A public reunion of four members of the Camden 28, the peace activists who plotted to break in and destroy records at the city draft board office in 1971, offered a lively lesson about the turmoil that rocked the nation in the late 1960s and early 1970s.
And while their faces were older and their hair shorter, their voices suggested the commitment for which they risked imprisonment a half-century ago has not diminished.
“We have to stop wars, and we have to learn to solve problems without guns,” the Rev. Michael Doyle, 84, said during the event last week at 401 Market St. in downtown Camden — the same building the Camden 28 targeted in 1971, and in the same courtroom where they were tried in 1973.
The movement they joined “was a call to peace and justice...and that larger movement is needed now more than ever," said Joan Reilly, 67, of Philadelphia.
The three-month trial concluded with a jury declaring the defendants not guilty on May 20, 1973. After listening to Reilly, fellow activists Eugene Dixon and Keith Forsyth, and Doyle — his brogue as mellifluous as ever, despite cancer and other ailments he’s been fighting in recent years — I can understand why.
“I was a happy fellow [when] we got arrested,” he said. “Because if we weren’t arrested, [the act of protest] would say nothing.”
The Camden County College Center and the New Jersey Council for the Humanities organized the program to highlight “a local event that had great significance in national history,” said center director John Pesda, He was not indulging in overstatement: Supreme Court Justice William J. Brennan Jr. called the Camden 28 proceedings “one of the great trials of the 20th century.”
The four peace activists were joined by David Kairys and Carl Poplar, defense attorneys who handled the case; filmmaker Anthony Giacchino, whose 2007 documentary, The Camden 28, was broadcast nationally on PBS; and Senior US District Court Judge Joseph Rodriguez, who spoke about the riots that engulfed Camden days before the break-in at the courthouse.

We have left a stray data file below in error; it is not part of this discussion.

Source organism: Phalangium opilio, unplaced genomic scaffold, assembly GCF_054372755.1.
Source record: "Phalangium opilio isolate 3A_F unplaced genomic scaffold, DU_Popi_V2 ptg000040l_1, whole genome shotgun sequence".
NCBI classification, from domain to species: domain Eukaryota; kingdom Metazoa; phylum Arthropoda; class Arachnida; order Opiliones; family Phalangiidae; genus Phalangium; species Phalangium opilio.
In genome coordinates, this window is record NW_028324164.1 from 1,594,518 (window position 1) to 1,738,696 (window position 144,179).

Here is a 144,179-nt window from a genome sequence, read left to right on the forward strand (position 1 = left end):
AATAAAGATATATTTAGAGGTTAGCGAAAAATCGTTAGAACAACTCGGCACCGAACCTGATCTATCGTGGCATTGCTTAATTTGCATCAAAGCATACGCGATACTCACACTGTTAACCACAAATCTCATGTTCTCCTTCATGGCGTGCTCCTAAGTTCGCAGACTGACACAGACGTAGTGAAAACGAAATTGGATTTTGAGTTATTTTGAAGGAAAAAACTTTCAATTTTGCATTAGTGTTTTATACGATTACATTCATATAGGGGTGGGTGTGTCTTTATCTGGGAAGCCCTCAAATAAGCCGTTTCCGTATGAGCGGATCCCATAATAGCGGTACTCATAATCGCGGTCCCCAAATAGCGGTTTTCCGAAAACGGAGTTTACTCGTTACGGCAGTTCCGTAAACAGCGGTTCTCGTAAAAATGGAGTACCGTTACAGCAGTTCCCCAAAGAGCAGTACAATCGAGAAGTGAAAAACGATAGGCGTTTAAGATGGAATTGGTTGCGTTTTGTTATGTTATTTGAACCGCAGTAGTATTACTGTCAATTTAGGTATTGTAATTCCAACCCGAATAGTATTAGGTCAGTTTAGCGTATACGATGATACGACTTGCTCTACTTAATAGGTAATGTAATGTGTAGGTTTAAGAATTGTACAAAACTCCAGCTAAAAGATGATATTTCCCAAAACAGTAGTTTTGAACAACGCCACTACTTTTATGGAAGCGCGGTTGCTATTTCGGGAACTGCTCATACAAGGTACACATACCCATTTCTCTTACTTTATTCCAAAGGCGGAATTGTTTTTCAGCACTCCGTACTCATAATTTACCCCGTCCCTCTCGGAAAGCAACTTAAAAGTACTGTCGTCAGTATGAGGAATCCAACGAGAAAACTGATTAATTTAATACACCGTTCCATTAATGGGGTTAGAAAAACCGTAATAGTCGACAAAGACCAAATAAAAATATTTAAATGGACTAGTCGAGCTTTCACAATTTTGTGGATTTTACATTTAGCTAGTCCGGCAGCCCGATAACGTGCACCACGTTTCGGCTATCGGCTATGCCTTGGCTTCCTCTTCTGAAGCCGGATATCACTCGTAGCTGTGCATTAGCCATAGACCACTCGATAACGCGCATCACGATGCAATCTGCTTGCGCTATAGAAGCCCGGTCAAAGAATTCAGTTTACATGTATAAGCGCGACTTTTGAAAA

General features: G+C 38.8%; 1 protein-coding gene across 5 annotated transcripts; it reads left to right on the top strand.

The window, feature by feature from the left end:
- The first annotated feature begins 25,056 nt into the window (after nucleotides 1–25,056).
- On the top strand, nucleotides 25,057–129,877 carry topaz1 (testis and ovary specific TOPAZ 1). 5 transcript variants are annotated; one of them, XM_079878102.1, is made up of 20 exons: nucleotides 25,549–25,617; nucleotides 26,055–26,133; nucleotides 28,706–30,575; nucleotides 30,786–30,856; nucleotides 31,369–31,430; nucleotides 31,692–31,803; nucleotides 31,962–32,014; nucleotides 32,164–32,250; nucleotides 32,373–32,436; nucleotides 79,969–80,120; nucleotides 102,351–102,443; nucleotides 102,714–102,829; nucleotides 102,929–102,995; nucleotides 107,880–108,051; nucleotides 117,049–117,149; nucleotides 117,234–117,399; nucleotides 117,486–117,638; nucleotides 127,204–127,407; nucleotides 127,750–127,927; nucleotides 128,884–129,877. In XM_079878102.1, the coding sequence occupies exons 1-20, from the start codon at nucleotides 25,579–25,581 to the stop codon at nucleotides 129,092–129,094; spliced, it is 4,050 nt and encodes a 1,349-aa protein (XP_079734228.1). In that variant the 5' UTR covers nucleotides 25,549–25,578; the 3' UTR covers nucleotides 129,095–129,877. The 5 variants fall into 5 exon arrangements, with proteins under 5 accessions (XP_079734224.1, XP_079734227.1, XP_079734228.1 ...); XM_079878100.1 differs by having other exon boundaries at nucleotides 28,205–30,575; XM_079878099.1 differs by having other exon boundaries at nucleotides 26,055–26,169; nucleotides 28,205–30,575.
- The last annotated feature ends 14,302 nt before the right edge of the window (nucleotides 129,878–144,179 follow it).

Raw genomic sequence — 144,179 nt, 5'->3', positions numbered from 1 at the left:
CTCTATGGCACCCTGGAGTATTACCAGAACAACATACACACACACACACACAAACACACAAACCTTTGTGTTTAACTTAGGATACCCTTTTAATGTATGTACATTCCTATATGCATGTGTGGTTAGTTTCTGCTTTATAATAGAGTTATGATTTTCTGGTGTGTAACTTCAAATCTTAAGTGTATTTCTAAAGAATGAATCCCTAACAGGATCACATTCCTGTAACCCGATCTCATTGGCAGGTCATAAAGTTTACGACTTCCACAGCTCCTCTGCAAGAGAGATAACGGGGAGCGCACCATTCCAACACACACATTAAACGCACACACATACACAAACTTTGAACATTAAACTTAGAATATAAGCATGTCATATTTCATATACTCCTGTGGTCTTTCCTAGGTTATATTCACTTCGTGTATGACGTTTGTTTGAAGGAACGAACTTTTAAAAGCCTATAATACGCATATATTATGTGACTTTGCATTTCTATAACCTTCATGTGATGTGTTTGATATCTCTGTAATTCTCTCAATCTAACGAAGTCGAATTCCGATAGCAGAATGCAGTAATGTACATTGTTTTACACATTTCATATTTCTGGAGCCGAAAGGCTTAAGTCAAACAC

"Think times are troubling now? You have no idea what it was like to live through those days, " said U.S. District Judge Robert B. Kugler.
The event was a reminder of how antagonistic the political left and right became 50 years ago, largely over the Vietnam War, and how rapidly public support for the war eroded in the 18 months between the break-in and the trial. Increasing numbers of Americans came to see the war as “flat-out wrong,” said Kairys.
The Camden 28 story “is relevant today because there’s so much activism,” said Haddon Heights High School junior Alex Sulock, 17.
“I could have been in the exact same position of the people who were being drafted and protesting,” said Moses Scott-Ali, an 18 year-old Heights senior.
Listening to the judges, the lawyers, and the former defendants was a powerful experience for me as well.
The soldiers fighting and dying in Vietnam “were the sons of fathers and mothers in the poor cities of the United States, and I knew that," Doyle said. "They were the sons of poor, powerless American people.
“That war was a mistake,” he said. "It was a slaughter. It was outrageous.
"There was no point in writing a letter. You have to act.”